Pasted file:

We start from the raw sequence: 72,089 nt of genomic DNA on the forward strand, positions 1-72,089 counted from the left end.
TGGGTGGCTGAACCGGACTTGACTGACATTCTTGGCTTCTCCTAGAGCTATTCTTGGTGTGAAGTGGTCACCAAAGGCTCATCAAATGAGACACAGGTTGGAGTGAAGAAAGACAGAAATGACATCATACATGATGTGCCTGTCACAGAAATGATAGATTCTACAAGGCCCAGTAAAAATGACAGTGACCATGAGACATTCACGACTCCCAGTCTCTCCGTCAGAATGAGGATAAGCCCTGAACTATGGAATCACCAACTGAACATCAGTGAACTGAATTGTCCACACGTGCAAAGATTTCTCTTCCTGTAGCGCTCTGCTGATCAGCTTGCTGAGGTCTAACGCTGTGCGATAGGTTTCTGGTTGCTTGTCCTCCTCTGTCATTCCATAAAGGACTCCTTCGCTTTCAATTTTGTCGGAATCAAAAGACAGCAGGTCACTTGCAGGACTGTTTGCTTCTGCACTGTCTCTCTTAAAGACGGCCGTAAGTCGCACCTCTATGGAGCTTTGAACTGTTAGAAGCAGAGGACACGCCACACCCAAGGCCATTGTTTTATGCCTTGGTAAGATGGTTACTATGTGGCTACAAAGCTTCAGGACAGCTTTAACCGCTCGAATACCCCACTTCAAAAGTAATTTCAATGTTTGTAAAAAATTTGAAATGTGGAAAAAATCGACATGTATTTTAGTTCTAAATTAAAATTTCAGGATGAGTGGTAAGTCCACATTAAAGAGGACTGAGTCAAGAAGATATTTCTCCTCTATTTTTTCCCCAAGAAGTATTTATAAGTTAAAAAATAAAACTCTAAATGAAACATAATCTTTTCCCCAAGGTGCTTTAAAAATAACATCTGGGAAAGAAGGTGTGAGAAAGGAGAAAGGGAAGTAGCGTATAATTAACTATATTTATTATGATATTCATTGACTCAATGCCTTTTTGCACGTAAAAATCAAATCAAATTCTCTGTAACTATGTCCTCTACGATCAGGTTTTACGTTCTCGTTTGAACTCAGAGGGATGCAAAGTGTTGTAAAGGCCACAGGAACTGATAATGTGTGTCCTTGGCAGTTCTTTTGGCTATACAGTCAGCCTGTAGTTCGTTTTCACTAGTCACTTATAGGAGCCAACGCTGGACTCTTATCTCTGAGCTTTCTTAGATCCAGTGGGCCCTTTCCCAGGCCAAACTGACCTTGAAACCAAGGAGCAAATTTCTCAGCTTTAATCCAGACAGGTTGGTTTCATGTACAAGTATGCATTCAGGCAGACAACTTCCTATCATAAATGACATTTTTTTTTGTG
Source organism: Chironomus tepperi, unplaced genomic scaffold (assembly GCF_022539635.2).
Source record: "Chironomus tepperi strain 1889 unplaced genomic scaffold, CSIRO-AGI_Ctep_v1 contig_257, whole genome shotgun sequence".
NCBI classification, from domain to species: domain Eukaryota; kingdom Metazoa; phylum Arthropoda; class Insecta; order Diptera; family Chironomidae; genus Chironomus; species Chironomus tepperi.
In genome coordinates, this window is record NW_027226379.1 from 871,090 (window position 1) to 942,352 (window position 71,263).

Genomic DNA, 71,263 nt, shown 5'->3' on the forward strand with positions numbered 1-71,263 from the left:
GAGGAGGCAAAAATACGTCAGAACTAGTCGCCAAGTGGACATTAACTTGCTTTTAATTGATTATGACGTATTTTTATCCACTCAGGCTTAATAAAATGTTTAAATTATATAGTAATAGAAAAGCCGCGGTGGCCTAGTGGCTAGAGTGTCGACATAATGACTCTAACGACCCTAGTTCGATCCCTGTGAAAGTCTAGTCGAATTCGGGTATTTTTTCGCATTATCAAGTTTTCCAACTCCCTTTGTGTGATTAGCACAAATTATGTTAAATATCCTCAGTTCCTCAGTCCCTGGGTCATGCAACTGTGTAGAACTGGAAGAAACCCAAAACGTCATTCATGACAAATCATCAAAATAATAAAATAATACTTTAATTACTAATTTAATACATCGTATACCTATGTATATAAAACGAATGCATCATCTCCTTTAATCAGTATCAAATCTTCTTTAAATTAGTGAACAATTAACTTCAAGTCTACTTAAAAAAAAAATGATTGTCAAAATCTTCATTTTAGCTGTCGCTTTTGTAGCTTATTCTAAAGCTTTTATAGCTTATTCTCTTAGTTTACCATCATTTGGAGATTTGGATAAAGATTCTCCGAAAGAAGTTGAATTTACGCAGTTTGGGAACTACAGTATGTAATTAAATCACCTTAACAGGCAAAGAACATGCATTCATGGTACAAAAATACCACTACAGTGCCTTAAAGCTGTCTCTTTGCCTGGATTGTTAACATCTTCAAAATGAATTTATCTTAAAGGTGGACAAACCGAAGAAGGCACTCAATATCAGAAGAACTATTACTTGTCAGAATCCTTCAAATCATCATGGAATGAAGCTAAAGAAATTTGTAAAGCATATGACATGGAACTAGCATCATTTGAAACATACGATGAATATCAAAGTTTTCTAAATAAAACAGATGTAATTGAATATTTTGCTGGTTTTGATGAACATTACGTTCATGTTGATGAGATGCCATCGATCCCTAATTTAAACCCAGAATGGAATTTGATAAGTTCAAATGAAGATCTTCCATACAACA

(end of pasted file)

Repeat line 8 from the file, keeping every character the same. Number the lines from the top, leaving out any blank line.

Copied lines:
GAGGAGGCAAAAATACGTCAGAACTAGTCGCCAAGTGGACATTAACTTGCTTTTAATTGATTATGACGTATTTTTATCCACTCAGGCTTAATAAAATGTTTAAATTATATAGTAATAGAAAAGCCGCGGTGGCCTAGTGGCTAGAGTGTCGACATAATGACTCTAACGACCCTAGTTCGATCCCTGTGAAAGTCTAGTCGAATTCGGGTATTTTTTCGCATTATCAAGTTTTCCAACTCCCTTTGTGTGATTAGCACAAATTATGTTAAATATCCTCAGTTCCTCAGTCCCTGGGTCATGCAACTGTGTAGAACTGGAAGAAACCCAAAACGTCATTCATGACAAATCATCAAAATAATAAAATAATACTTTAATTACTAATTTAATACATCGTATACCTATGTATATAAAACGAATGCATCATCTCCTTTAATCAGTATCAAATCTTCTTTAAATTAGTGAACAATTAACTTCAAGTCTACTTAAAAAAAAAATGATTGTCAAAATCTTCATTTTAGCTGTCGCTTTTGTAGCTTATTCTAAAGCTTTTATAGCTTATTCTCTTAGTTTACCATCATTTGGAGATTTGGATAAAGATTCTCCGAAAGAAGTTGAATTTACGCAGTTTGGGAACTACAGTATGTAATTAAATCACCTTAACAGGCAAAGAACATGCATTCATGGTACAAAAATACCACTACAGTGCCTTAAAGCTGTCTCTTTGCCTGGATTGTTAACATCTTCAAAATGAATTTATCTTAAAGGTGGACAAACCGAAGAAGGCACTCAATATCAGAAGAACTATTACTTGTCAGAATCCTTCAAATCATCATGGAATGAAGCTAAAGAAATTTGTAAAGCATATGACATGGAACTAGCATCATTTGAAACATACGATGAATATCAAAGTTTTCTAAATAAAACAGATGTAATTGAATATTTTGCTGGTTTTGATGAACATTACGTTCATGTTGATGAGATGCCATCGATCCCTAATTTAAACCCAGAATGGAATTTGATAAGTTCAAATGAAGATCTTCCATACAACA